In one sense this is a comedy of manners, and its picture of the encounter between the genteel, middle-class, middle-aged parents and the looser, lewder world of New Zealand teenage life in the late 1960s is wonderful farce. Westaway’s accounts of adolescent sex in the suburbs are very funny as well as being tough and perceptive writing. She shows a barely disguised savagery in her treatment of Isobel’s origins but there is nothing sentimental about her approach to New Zealand society, in which the men are always “killing something for tomorrow”. The ironic, detached mode of narration prominent especially in the first half of the book provides with considerable skill both point and pleasure to the reader. Westaway’s use of language as a weapon, its sheer vigour and order, conveys a pervasive meaning. There is an intelligent analytic mind here with a deft tart wit but one feels that at times the fictionality is being maintained only with difficulty and that the text might at any moment leap off into a rather stylish journalism.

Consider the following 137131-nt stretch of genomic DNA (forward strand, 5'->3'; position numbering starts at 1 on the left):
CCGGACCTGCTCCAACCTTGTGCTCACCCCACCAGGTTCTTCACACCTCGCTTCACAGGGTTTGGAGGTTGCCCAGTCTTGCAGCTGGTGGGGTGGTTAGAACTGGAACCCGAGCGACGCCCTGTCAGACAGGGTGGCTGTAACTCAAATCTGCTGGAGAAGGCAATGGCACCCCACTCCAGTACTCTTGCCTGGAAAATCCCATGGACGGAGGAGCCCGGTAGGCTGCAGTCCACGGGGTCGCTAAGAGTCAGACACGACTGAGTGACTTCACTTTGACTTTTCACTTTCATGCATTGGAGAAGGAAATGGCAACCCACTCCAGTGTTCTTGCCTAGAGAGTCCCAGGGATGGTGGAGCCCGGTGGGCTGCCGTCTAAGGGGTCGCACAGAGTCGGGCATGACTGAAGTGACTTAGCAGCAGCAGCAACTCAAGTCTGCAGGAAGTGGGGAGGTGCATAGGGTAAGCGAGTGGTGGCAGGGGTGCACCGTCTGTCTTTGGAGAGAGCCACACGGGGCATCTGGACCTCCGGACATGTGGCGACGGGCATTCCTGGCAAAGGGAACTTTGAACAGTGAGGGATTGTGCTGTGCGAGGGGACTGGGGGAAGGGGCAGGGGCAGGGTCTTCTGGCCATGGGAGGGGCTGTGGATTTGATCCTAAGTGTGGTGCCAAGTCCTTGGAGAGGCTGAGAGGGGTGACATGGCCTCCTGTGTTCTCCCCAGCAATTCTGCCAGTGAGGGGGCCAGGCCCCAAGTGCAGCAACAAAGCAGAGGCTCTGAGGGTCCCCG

It seems to me that the control of tone is less sure later in the book; the scene in which Isobel makes love with Adrian, the wimpish real estate agent, and various explorations of the meaning of love carry less power and conviction. One can see the point: that in becoming a parent and wife Isobel assumes all the failings and guilt of the earlier generation (“I’m a mother now so everything will always be my fault”); but the sombreness and seriousness of this realisation is less easy for the novelist to handle. In the brief final section though, back with mother and England, she is happily in control.
Paddy Richardson’s novel also explores the disintegrating family structure of the late 20th century, the decisions about unexpected pregnancies and failing marriages, and the relationships between mothers and daughters. It is in some ways the most ambitious of these three novels, and to my mind the least successful. Here too the self-discovery of the central character Zoe is expressed through geography, in this case a journey from Christchurch to the Hokianga; but also through history, as she recalls the stories of four generations of women in her family: Grace her mother, Evie her grandmother who plays the classic wise grandmotherly role, and the two she never knew, Hannah and Eliza. Simply as a piece of engineeering, the novelist has to keep hold of all these stories, play out subtly the patterns between them, and hang on to the foreground contemporary story of Zoe, her painful personal dilemma and its resolution.